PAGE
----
In John Lam’s hometown of Malakal, South Sudan, there’s roughly 38,000 South Sudanese families in a United Nations Mission in South Sudan (UNMISS) refugee camp. Dogs roam the streets looking for people walking alone since there are no more dead bodies to devour. His Africa Inland Church Compound owns five Bibles.
When fighting first broke out in the Upper Nile Region between the Dinka and Nuer tribes last fall, Lam watched his church in Malakal, as well as those he had planted in Kodok and Wadokona, vacate of pastors and parishioners.
“Most of them have no hope,” he says. “They thought all of them are going to die. I said, look people, just pray to God.”
The violence had ostensibly been sparked by a breakdown in government in the capital city of Juba. South Sudanese President and Dinka Salva Kiir Mayardit dismissed several ministers and then his entire cabinet, including Vice President and Nuer, Riek Machar in July 2013.
Since then the two tribes have instigated a revenge war that includes wholesale destruction of each other’s tribal villages. Wives and daughters are raped and abducted, sons are killed in front of their family’s eyes, homes are looted and burned to the ground.
In the midst of a frantic flight, Lam gathered with members of the church still in Malakal and began to pray.
“The war started and they’re shooting the guns, but the people come when they realize, really, God is who can help them.”
Violence is not the first obstacle Lam has faced as a church planter. He surveyed the sites for the churches alone and began preaching and teaching with just one partner.
They planted the first Protestant churches in a region dominated by traditional animistic practices and stale Catholicism.
“The people’s lives were very bad,” he admits. “Some say a tree is their god, some pray to cattle, some make something within their house and say that this is their god.”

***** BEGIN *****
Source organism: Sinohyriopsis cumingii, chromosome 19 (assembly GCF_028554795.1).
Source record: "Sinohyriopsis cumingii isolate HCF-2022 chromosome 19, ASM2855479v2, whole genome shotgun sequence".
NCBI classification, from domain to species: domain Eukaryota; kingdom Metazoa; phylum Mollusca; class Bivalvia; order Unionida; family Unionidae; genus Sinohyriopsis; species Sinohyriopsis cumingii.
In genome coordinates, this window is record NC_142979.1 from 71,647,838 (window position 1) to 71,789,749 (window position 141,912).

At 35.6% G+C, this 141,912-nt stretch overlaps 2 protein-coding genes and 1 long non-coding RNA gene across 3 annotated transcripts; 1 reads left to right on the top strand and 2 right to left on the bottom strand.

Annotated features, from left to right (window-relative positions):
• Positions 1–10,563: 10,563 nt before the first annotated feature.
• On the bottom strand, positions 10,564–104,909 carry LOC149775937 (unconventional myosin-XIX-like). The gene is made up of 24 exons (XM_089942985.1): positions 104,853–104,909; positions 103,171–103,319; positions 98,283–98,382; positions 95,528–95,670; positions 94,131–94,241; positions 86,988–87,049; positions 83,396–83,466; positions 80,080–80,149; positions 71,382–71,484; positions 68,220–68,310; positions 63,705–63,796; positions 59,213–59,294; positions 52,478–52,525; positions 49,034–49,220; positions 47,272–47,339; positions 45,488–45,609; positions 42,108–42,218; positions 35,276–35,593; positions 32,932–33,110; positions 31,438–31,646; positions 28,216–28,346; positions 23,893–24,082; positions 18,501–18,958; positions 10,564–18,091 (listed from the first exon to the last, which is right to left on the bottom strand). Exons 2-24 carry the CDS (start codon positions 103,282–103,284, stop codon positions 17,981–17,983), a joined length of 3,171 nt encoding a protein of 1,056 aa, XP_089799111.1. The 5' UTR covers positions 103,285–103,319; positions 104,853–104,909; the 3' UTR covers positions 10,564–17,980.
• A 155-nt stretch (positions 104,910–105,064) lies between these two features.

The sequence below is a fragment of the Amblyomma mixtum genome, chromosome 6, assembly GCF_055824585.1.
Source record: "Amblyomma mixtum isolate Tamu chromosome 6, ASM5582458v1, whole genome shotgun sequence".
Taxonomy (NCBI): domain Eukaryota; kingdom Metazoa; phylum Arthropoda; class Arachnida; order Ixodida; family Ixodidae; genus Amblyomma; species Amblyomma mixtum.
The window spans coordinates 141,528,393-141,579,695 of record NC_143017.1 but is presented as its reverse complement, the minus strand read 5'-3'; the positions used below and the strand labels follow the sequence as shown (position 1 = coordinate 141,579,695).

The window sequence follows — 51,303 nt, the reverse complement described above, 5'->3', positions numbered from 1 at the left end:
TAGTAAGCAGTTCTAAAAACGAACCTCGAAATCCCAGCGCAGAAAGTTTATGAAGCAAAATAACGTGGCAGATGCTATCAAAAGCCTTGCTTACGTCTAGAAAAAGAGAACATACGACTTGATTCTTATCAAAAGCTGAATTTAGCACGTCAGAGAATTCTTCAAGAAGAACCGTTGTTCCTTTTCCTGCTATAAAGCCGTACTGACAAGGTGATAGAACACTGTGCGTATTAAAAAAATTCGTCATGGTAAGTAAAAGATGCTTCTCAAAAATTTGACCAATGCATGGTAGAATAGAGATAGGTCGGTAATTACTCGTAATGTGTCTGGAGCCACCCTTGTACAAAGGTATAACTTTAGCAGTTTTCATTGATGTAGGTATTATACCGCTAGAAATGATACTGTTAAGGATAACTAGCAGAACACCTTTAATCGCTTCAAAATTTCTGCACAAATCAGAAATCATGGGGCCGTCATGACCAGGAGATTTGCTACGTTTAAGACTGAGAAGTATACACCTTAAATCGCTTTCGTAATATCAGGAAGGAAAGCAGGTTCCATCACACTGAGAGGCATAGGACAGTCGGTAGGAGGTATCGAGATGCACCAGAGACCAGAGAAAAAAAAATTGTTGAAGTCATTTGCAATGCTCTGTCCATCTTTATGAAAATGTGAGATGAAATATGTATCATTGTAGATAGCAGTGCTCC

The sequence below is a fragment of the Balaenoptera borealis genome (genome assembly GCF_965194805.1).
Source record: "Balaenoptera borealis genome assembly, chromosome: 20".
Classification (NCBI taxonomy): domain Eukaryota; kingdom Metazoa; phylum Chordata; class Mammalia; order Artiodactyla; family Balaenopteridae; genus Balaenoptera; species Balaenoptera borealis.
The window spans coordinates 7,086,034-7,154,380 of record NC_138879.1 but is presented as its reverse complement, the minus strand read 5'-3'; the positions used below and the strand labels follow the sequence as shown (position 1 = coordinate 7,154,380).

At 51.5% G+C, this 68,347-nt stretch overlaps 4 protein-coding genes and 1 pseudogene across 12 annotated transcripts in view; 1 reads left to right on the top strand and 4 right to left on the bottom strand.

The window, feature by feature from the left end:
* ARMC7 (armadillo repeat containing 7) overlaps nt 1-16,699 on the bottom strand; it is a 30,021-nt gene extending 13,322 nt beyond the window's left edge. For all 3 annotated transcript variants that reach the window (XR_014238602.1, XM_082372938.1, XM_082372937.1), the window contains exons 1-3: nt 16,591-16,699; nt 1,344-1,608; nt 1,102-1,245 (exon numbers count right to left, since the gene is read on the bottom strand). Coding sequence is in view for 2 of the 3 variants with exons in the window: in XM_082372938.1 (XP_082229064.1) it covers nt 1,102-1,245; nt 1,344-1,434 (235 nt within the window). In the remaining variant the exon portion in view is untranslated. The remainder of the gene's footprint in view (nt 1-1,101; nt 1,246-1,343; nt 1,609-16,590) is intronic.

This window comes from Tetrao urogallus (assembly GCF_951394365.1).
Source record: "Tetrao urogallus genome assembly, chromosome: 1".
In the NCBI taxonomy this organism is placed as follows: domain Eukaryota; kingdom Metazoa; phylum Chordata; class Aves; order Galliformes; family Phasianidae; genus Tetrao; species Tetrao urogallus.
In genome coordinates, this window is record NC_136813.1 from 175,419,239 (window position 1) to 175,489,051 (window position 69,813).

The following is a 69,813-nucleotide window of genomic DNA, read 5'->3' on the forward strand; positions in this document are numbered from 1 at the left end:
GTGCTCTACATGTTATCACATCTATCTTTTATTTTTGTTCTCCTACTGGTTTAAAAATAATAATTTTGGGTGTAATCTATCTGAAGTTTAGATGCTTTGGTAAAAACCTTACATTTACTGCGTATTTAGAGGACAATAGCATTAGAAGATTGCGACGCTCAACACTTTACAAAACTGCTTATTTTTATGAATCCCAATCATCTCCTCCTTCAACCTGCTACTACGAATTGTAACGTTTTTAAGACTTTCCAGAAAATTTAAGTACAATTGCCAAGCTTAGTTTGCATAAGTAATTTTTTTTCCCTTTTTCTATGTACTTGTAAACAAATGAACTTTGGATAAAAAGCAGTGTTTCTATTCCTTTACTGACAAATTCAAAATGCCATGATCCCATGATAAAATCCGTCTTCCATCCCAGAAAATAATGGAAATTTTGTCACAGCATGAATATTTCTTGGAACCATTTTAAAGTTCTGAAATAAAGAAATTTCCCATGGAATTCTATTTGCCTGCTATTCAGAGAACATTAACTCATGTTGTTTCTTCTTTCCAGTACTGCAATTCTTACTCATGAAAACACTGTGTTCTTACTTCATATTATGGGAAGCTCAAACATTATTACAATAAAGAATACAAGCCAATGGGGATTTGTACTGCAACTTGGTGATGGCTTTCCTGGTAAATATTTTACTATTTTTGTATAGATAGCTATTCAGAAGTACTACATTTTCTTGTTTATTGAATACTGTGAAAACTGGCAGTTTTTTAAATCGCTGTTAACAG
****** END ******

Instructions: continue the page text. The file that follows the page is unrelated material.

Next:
When a person is sick, they are brought to traditional witch doctors for healing. Cattle herders who spend much of their time in the bush will spear a cow and drink its blood with milk to staunch their hunger.
“When we talk to them, we don’t tell them ‘that thing is very bad,’” Lam explains.
“There are good things and bad things, and you have to choose. The good practices will help you and lead to eternal life. The bad practices, if you return to them, will lead to more bad things and bad people.”
The Catholics regarded the AIC church as nothing more than another religion.
“They are Catholic, but they don’t really believe,” Lam mourns. “Even they go to church and they’re still doing tradition in their house.”
They are a people far from God, he says, but they are his people. They need the word of God.
Thanks to Lam’s ministry, six witch doctor families have renounced their practices and converted to Christianity. When Catholics saw others coming and nothing happening, they joined as well.
Before the civil war-instigated diaspora, the AIC Malakal church housed 70 worshippers. 50 prayed in Kodok and 150 in Wadokona.
In Malakal, the church owns a handful of Bibles it distributes on Sunday and for mid-week Bible study. The people take turns reading to each other and write memory verses on slips of paper for their children to memorize.
“The children, you give it to them and they will sit and have it crammed before they go home,” he says proudly.
The adults take turns reading to each other, but, Lam says, if they had more Bibles, families could take them home and read them on their own time.
Once the fighting dies down, Lam plans to return to his churches in the Upper Nile Region. Even now the South Sudanese government is encouraging its citizens to return to the towns from their hideouts in the bush.
“We want to be there for them when they return,” he says. “To encourage them, to read the word of God together.”
AIC churches may also take part in reconciliation efforts, as it has done in the past. When the villagers return home, they often refuse to speak to those who killed their families and took their things.
‘I will never reconcile with you,’ they say. AIC churches preach about Christ’s commandment to forgive your enemies. When the people hear this teaching, Lam says, it works every time.
“They will start leaving their disagreements and believing what they have in their hearts. It is very very difficult, but even change is coming.”
Ways to pray for John Lam and the AIC Upper Nile Churches:
- pray that God would open the eyes of the people to receive Christ and to believe in Jesus
- pray that God would provide for the church members according to the needs of each family
- pray that more teaching would come. Most of the country believes in cultural practices, but when the teaching of Scripture is there God is touching their hearts.
- pray for those traumatized and affected by war violence